What’s your writing work space like?

Shabby, overflowing with papers and magazines and books, and writing supplies. Probably sounds awful, but for me it’s heaven on earth. I’m living my life’s dream and am happy beyond belief.

Do you have a regular writing schedule and do you outline your work?

I write every day that it’s humanly possible, but not on any particular schedule. I’d love to write first thing in the morning, but this goal seldom happens. I do outline my work, sort of. I start a spiral notebook for each novel and jot down anything I can think of that comes to mind about my new project. I play a lot of “what if?” as I described earlier. I’m envious of outliners who stick to their exact outline, but I seem to be totally incapable of such a plan. I’m a “panster.” (As in flying by the seat of your pants.) It requires a huge amount of rewriting, but luckily I love what I fondly call, word-smithing.

Who taught you the language of fiction?

Although I’ve had many excellent teachers of fiction (mainly Peggy Fielding) I think I absorbed the language of fiction by reading and reading and reading. Mentally inhaling other writers wonderful novels, also helps improve my own writing.

Have any of your children followed in your keystrokes?

My youngest daughter, Jennifer Sohl, coauthored my only nonfiction book, Devoted to Cooking. This is a collection of family stories and their very own special recipe. My two granddaughters Lauren Keithley and Morgan Sohl are also writers. (prepublished.)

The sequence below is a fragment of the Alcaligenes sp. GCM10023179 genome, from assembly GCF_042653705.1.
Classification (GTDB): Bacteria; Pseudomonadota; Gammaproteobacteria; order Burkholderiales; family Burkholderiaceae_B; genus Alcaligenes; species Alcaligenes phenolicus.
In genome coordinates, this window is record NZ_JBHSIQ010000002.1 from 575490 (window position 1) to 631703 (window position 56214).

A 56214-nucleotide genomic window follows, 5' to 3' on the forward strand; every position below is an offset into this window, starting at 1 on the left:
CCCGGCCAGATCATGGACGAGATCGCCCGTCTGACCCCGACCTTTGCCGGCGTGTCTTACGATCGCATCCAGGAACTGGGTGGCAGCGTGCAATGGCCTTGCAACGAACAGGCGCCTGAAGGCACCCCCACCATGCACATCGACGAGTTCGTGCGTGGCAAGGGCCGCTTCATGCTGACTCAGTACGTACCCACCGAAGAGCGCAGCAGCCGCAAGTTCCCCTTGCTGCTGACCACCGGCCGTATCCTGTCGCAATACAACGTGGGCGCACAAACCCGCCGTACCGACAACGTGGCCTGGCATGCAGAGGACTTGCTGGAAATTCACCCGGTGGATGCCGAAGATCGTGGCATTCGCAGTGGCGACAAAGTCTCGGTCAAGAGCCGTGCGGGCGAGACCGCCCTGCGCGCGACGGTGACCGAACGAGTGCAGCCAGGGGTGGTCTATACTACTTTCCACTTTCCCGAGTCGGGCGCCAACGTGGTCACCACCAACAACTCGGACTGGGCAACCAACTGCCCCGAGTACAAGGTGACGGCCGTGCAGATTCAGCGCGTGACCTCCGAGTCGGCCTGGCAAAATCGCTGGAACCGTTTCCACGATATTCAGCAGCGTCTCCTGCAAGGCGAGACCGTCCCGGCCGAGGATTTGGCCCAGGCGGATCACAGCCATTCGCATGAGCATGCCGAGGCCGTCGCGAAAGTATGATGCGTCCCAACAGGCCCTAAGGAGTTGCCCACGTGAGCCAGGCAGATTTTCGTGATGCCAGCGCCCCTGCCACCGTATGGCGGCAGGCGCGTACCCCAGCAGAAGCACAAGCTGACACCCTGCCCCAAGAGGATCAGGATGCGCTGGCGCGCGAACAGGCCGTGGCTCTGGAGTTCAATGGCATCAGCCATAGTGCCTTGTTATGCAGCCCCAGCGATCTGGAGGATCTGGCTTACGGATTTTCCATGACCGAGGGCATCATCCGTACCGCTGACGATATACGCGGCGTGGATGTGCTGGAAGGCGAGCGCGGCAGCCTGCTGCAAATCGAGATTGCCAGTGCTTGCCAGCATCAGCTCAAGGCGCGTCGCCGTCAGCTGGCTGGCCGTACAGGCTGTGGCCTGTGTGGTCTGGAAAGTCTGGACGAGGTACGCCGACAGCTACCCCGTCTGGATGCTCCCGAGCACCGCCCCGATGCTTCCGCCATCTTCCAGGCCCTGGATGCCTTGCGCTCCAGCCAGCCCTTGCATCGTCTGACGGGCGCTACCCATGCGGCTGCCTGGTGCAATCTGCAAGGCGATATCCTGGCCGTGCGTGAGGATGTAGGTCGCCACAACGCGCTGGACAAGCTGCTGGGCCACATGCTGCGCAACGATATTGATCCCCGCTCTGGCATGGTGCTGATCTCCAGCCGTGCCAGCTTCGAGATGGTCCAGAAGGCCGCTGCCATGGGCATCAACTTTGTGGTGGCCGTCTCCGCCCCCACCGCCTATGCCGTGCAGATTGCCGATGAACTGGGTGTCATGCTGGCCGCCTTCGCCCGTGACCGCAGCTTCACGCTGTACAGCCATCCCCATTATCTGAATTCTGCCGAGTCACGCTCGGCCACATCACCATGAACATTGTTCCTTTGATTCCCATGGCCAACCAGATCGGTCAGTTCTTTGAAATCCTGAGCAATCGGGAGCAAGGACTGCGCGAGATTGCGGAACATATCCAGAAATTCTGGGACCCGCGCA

How do you feel about the ebook revolution?

Guess I’m a book rebel, (I’m American, after all) because I love e-readers and e-books. I also love paper books. If you wrote good prose on the sidewalk in front of my house, I’d read that, too.

What’s the best way you’ve found to promote and market your work?

I love promoting my books in the CyberWorld! What a joy it is to become acquainted with readers who live all over the world. Readers are extremely smart, witty, and interesting folk and I can ‘talk’ to any of them who own a computer. Lucky me, I can promote worldwide, day and night (if I choose) in my jammies.

Advice for aspiring writers?

Don’t let anyone discourage you. I hate to go to a writer’s conference where a well-known writer tells how hard it is to get published at this time, thus intimating that those poor souls who have not yet found a publisher will probably be left out in the cold. THIS IS A LIE! You can do it if you follow the tried and true recipe of success: (1)Write every day. (2) Submit what you write. (3) Never give up.

Your social media links and bio.

I’d be thrilled to hear from readers about this post, or about what you’re thinking about today, or even your supper menu. Let’s all get acquainted so we can talk about books and writing. This has been fun, Jean. Thanks a million.

It's been great having you here, Jackie.

You can visit Jackie at her website: Website:
and her blog site:

She would like to have readers ‘friend’ on Facebook:!/Jacqking
and her book is available at: and

Thursday, September 20, 2012

Senior Sleuths Facebook Group

I've started a new Senior Sleuths Facebook Group page as an extension of the Senior Sleuths Forum. Since Monday evening, we  have forty charter members who are sharing their their lives, writing successes, blog articles and thoughts about growing older.